A lecturer at Georgetown University’s Law School is confident that he’ll face no actual consequences for a tweet in which he suggested that President Joe Biden would pick a “lesser [B]lack woman” rather than the individual he himself preferred for the Supreme Court seat that will be vacant after Justice Stephen Breyer’s retirement.
Reuters reports that Ilya Shapiro, a prominent libertarian with former high titles at the Cato Institute, a think tank that provides research and commentary on public policy from a libertarian perspective, was due to join the faculty of Georgetown University Law School in the coming week.
However, he is currently suspended, after a tweet suggesting that Biden’s SCOTUS nominee would be a “lesser Black woman.”
The tweet has since been deleted, but according to PoliticusUSA, read:
“Objectively best pick for Biden is Sri Srinivasan [chief judge on the Court of Appeals for the District of Columbia, who is solid prog & v smart. Even has identity politics benefit of being first Asian (Indian) American. But alas doesn’t fit into latest intersectionality hierarchy so we’ll get lesser black woman. Thank heaven for small favors?”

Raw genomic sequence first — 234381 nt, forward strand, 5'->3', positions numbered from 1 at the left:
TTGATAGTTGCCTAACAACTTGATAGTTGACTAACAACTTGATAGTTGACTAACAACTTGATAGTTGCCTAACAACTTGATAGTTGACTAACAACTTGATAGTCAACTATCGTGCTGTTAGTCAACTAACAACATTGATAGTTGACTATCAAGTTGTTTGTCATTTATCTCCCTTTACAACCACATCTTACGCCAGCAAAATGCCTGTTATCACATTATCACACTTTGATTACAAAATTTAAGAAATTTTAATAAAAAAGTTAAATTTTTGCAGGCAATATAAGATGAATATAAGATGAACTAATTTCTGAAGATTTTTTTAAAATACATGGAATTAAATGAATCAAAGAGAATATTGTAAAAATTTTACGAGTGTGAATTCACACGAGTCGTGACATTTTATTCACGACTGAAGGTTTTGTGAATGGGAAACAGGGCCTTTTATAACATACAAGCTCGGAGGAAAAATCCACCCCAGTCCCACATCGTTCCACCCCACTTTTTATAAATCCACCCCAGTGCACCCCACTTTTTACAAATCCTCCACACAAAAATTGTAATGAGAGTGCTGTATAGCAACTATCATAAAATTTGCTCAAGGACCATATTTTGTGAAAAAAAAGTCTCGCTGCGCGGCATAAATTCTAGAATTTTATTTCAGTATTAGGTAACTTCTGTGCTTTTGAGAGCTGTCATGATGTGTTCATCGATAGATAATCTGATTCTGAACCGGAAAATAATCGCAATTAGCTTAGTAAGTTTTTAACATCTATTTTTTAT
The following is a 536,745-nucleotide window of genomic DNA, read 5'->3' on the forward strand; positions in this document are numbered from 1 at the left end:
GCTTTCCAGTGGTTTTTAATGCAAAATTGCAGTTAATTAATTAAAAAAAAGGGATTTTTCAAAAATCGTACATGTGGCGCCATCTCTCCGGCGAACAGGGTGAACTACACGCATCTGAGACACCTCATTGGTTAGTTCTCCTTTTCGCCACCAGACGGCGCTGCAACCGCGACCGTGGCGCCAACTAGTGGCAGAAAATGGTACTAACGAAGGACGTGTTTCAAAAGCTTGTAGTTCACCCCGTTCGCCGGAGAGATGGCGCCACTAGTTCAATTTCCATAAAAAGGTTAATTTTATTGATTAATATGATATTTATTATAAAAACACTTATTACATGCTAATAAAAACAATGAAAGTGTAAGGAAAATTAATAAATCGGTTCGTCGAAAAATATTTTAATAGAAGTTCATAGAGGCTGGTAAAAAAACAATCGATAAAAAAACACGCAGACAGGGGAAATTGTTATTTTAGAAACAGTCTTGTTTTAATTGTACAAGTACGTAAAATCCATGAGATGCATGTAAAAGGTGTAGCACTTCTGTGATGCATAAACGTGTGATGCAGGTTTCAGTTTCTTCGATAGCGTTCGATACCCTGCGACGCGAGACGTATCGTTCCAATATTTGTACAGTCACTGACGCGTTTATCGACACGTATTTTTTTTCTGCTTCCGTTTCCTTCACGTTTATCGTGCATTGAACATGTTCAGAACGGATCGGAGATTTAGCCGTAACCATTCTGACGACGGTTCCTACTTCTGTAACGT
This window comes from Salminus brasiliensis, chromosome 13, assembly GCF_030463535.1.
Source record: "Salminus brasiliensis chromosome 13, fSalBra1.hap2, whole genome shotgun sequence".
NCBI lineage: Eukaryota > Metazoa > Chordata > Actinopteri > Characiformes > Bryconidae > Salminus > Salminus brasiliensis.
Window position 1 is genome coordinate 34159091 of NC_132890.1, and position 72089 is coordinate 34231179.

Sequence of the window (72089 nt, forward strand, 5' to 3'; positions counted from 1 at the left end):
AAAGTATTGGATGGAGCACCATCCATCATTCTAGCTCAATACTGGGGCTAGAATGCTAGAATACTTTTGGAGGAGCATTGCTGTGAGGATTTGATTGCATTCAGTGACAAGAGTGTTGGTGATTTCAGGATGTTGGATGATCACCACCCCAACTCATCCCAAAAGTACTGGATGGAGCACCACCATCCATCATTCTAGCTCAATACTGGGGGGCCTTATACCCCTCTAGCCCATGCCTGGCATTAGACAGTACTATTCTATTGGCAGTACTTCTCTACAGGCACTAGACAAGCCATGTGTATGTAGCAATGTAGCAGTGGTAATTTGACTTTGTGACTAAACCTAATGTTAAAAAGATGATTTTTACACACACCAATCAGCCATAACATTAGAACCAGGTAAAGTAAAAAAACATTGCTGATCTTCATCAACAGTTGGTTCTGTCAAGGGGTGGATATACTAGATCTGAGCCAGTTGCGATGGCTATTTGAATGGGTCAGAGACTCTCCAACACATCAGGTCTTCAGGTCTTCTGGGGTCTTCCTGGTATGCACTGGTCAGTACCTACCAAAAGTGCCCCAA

When a Georgetown professor responded to Shapiro’s tweet to ask if he meant only to imply that one particular Black woman was “lesser” or whether the phrase was meant to encompass an entire demographic, he dodged the question.
Mr. Shapiro, as one of your future Georgetown colleague, I am curious: is your phrase “lesser Black woman” meant to describe a particular Black woman or do you intend “lesser Black woman” to encompass the general set of Black women under consideration for the seat?
— aderson francois 🇭🇹 14th Amendment Baby (@abfrancois) January 27, 2022
Without actually responding to the question, Shapiro tweeted, “I apologize. I meant no offense, but it was an inartful tweet. I have taken it down.”
Now, he’s making it clear that he’s not really concerned about any consequences for his actions in a new tweet.
“I’m optimistic that Georgetown’s investigation will be fair, impartial, and professional, though there’s not really much to investigate. And I’m confident that it will reach the only reasonable conclusion: my Tweet didn’t violate any university rule or policy, and is indeed protected by Georgetown policies on free expression. Accordingly I expect to be vindicated and look forward to joining my new colleagues in short order.”
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Steph Bazzle reports on social issues and religion for Hill Reporter. She focuses on stories that speak to everyone's right to practice what they believe in and receive the support of their communities and government officials. You can reach her at Steph@HillReporter.com